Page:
The efforts to replicate the Mokume Gane products from the Edo period, and to develop this traditional technique further into something that is relevant to the modern world have yielded another new product.
The “Mokume Gane Dial” has been available at Credor Salons and Credor Shops in Japan since August 9th, 2019. As numbers are very limited (35 watches in all), please contact the store ahead of time.
More detailed informational is available on the Seiko Watch Corporation website at
Among the crests that have been handed down for generations in Japan, there are family crests that are now being used as logos.
Among the Kozuka owned by Mokumeganeya, there are some from the Edo period with family crests.
The origins of family crests go back to the aristocratic society of the Heian period, when natural motifs came to be used decoratively in clothing and furniture items, and repeated use of favorite patterns developed into that family’s emblem. Also, in the warlike society that preceded the Edo period, it is said that they were used to tell different Daimyo warlords apart, and to differentiate between friend and foe on the battlefield. Patterns were used that were simple and easy to distinguish from a distance. And as the merchant culture of the Edo period evolved, they came to be used more widely as Kabuki actors and townspeople competed to be fashionable.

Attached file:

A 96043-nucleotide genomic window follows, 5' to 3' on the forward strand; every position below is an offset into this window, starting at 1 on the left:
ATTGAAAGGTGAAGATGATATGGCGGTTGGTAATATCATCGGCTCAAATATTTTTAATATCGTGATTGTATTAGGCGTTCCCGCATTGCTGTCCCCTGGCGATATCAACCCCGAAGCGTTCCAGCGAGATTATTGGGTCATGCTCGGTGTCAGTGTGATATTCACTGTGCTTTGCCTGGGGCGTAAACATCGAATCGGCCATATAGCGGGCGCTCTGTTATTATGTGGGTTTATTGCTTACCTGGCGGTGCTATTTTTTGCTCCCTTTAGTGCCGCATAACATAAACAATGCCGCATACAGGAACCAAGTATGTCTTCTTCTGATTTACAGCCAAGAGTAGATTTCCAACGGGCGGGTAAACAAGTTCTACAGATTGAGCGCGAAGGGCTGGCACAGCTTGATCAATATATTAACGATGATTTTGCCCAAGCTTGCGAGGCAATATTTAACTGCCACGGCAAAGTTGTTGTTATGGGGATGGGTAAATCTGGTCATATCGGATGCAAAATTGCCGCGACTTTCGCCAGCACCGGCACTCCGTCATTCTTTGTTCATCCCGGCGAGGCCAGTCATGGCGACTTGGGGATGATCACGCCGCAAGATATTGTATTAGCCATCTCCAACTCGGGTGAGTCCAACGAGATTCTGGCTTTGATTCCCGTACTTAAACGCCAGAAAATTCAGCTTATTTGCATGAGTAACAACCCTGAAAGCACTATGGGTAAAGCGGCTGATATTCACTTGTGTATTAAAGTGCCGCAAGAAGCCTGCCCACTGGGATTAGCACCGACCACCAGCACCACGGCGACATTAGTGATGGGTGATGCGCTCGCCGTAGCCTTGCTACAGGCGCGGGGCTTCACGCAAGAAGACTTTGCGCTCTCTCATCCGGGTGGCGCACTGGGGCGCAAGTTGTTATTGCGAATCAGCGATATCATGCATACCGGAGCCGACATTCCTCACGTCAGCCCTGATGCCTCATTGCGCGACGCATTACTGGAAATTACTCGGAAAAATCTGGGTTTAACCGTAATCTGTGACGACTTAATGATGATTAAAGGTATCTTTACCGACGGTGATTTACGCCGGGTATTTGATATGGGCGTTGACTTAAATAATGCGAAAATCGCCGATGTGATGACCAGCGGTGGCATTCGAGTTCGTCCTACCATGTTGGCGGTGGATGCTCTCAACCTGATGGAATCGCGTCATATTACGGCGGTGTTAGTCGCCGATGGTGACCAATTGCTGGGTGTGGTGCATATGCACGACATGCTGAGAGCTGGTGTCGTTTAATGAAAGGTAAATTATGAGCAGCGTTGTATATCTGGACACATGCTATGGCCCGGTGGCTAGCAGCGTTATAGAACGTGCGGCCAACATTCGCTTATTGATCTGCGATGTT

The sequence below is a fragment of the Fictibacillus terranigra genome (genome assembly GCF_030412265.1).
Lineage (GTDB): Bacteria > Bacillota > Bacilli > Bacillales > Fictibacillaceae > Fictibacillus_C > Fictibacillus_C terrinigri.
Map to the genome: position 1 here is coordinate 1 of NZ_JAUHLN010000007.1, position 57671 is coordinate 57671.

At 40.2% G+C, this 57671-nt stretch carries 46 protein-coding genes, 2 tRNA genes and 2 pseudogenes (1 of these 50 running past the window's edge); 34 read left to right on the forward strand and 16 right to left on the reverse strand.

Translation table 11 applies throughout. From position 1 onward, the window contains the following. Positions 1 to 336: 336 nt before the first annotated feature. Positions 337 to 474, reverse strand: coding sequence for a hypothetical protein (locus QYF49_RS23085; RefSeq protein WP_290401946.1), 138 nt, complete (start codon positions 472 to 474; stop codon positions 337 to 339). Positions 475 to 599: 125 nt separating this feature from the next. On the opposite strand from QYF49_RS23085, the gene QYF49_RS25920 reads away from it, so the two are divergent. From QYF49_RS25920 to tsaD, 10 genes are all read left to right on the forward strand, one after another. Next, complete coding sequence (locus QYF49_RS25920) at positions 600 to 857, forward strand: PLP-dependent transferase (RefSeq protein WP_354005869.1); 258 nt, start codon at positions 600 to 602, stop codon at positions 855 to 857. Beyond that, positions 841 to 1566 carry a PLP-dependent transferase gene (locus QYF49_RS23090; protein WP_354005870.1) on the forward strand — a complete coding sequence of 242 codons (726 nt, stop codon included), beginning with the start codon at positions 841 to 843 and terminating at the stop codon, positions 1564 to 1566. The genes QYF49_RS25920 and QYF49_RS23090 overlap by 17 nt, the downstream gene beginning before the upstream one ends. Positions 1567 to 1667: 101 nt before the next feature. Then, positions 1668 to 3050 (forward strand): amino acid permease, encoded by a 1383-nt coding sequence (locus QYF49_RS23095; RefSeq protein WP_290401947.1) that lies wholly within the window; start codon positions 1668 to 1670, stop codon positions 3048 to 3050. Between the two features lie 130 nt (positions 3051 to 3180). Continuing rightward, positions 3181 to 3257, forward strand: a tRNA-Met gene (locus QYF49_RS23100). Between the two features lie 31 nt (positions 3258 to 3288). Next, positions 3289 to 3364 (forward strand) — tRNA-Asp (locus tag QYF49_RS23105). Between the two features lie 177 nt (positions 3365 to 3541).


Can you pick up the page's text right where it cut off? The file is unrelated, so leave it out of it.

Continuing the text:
Around that period, there was also a trend to go beyond the precious family crests that had been transmitted for generations towards a broader derivative use in which they were enjoyed as ornamental patterns.
It is said that the logo monograms seen on famous overseas leather products also have their roots in these Japanese family crest derivatives.
The kozuka that was introduced above can be said to be one such example of a family crest derivative.
The two crests made of gold inlay in finely chiseled areas, stand out against the background of the complex and intricate Mokume Gane pattern.
The fan pattern is the same as the family crest of the Satake Clan of Akita Prefecture for which the originator of Mokume Gane, Shôami Denbei, worked.
One can say that depending on how it is used, Mokume Gane can be either on the frontline or in a support role in decorative arts techniques.
Types of Mokume Gane Pattern
The patterns of Mokume Gane are created by carving and twisting layers of metal. Because it is hand-made by craftsmen and the same patterns cannot be reproduced, each and every product can be described as unique. In this chapter, we will look at the specifics of individual pattern categories.
To start with is the Mokume Gane of the Akita Shôami school, the creators of Mokume Gane. Its particularity is the combination of diagonal stripy patterns that seem to be flowing with rounded burl-like patterns in colorful combinations of gold, silver, copper and shakudo.
The ingenious combination of carving and twisting produced patterns that made for the highly skilled early Mokume Gane.
Patterns created by Shôami Denbei are also being used in Mokume Gane jewelry and are very popular.
This is the kind of pattern most commonly seen in the Mokume Gane tsuba of the Edo period that are still in existence.
An intricate and elegant pattern was created by randomly hammering down the metal layers to flatten them.